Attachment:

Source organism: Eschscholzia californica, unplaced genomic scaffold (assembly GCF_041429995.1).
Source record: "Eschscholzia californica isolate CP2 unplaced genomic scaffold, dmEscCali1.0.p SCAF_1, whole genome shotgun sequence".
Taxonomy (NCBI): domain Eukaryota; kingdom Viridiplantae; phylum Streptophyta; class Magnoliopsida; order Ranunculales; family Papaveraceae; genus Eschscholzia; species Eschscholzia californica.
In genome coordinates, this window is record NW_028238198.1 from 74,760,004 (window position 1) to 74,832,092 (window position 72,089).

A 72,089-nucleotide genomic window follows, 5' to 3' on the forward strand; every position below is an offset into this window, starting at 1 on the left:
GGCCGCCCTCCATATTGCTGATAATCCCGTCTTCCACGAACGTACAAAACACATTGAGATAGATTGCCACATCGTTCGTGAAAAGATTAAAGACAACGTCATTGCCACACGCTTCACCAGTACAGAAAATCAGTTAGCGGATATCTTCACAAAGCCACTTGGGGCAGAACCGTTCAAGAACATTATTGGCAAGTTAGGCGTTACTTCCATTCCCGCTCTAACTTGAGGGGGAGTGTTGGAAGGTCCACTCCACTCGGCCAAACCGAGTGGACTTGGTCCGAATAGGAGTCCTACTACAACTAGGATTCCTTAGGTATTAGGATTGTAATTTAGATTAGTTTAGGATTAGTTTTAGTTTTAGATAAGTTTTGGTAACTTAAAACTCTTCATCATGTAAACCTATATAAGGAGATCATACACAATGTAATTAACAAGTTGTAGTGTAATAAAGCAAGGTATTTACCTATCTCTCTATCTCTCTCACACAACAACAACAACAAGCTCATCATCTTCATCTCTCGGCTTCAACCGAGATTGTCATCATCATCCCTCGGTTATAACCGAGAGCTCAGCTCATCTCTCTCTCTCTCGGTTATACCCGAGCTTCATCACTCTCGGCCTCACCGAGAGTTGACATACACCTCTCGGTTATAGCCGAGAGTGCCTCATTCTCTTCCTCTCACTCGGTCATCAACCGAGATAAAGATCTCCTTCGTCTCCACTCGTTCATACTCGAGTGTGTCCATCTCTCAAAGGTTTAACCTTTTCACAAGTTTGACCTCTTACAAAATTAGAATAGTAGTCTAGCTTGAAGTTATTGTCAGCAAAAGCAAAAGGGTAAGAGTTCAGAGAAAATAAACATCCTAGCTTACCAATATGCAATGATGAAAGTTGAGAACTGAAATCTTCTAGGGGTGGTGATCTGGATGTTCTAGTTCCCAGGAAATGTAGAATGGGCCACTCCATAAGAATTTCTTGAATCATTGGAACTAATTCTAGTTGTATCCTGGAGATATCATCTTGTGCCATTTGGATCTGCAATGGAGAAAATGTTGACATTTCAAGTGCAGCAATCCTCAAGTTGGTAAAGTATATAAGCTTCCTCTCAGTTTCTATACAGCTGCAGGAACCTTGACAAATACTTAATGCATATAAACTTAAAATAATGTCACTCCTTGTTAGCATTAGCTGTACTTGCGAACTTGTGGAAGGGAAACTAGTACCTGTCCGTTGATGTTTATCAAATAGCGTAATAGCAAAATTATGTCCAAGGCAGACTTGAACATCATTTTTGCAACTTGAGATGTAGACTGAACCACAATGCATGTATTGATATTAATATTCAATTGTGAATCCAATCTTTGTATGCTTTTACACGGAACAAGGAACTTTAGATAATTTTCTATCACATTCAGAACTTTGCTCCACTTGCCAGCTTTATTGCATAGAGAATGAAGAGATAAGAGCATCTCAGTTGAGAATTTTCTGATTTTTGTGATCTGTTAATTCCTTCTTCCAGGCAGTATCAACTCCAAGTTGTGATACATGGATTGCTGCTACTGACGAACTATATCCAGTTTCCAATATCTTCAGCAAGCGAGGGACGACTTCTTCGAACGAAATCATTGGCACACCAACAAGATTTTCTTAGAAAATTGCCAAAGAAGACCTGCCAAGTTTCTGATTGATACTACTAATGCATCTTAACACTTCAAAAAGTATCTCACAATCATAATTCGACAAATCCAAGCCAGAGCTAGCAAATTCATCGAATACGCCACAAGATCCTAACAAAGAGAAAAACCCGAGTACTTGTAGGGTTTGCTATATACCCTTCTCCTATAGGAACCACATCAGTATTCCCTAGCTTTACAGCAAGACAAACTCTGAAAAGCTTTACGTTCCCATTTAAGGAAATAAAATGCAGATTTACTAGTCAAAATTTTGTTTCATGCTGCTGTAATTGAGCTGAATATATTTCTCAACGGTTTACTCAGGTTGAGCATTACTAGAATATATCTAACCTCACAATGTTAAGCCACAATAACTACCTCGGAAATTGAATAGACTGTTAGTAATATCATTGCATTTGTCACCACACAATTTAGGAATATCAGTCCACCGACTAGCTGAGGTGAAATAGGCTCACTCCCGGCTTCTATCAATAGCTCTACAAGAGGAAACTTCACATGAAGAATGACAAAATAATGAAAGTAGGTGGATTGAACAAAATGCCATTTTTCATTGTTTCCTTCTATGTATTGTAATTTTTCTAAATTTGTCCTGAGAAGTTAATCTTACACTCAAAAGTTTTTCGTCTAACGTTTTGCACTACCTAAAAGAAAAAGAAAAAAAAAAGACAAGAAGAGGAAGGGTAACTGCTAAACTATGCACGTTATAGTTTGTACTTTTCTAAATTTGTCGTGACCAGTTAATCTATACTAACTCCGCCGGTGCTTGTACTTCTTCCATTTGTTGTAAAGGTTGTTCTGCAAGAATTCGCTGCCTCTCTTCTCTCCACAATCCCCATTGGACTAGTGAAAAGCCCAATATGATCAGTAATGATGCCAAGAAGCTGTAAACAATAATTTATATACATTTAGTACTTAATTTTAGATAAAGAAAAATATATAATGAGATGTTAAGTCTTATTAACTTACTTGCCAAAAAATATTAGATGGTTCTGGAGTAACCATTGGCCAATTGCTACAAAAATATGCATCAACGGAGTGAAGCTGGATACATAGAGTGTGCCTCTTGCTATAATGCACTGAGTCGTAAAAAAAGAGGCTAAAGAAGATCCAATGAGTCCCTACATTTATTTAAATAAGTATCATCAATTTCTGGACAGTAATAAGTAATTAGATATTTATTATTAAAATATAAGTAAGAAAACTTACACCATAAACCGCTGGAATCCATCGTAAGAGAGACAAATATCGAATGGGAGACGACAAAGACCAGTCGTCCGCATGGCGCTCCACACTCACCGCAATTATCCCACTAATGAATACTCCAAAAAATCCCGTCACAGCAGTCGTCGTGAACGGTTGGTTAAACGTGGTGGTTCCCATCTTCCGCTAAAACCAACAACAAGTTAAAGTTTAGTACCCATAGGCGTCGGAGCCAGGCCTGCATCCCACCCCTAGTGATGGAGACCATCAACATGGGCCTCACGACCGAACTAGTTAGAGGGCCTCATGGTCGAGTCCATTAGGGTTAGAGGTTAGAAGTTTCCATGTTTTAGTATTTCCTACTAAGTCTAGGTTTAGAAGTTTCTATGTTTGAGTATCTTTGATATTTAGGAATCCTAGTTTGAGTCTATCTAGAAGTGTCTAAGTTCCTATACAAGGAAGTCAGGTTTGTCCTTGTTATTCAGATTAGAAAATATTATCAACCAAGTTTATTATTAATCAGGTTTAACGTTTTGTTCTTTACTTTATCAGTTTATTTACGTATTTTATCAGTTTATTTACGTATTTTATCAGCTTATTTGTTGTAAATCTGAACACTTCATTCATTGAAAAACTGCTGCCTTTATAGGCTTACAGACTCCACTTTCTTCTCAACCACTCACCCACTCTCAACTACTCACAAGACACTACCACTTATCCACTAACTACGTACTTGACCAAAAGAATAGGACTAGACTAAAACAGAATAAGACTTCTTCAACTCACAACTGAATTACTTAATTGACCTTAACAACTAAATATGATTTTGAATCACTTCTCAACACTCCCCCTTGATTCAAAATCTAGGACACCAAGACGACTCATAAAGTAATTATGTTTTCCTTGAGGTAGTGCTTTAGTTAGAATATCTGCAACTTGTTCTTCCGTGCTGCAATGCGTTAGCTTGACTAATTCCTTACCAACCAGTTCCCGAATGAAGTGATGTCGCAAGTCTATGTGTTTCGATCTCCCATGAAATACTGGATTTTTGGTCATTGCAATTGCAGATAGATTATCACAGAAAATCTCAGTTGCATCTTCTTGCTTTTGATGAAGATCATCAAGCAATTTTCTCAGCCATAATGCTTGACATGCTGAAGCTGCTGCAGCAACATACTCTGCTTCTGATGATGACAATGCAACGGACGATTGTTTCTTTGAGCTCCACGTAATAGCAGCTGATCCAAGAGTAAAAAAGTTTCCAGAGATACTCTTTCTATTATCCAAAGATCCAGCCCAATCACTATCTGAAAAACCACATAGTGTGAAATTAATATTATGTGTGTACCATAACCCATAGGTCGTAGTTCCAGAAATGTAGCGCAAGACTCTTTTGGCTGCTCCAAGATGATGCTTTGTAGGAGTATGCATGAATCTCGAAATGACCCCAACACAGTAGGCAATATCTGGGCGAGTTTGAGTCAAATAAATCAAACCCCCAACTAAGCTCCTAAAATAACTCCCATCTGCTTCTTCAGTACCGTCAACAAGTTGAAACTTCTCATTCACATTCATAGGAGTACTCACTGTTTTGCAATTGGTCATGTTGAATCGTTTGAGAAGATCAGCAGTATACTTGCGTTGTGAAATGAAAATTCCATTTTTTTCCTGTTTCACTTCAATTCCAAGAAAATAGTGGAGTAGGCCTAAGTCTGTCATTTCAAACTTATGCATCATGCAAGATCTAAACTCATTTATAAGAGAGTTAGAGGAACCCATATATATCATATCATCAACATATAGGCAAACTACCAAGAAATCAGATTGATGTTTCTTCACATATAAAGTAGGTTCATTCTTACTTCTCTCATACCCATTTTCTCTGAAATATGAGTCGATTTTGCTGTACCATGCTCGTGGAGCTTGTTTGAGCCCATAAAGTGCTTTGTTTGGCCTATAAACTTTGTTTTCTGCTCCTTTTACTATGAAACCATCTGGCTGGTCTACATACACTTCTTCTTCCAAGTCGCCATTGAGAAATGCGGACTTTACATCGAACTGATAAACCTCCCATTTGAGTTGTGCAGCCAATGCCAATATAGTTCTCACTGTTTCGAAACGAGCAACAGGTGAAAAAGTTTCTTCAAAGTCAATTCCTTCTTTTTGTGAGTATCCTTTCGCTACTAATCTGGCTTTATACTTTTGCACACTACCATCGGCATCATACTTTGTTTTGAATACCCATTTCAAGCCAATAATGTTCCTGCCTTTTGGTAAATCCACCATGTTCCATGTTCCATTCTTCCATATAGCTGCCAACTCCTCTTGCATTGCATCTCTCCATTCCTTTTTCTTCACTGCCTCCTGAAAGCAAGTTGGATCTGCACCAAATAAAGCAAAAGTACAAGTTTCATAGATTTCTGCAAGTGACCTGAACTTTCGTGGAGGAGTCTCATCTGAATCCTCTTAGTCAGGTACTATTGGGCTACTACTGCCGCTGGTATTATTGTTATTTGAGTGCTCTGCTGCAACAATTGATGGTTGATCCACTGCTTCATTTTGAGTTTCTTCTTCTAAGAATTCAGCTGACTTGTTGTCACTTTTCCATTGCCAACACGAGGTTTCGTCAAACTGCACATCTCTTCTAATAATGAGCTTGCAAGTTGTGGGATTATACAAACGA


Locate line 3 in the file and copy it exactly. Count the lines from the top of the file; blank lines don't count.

Taxonomy (NCBI): domain Eukaryota; kingdom Viridiplantae; phylum Streptophyta; class Magnoliopsida; order Ranunculales; family Papaveraceae; genus Eschscholzia; species Eschscholzia californica.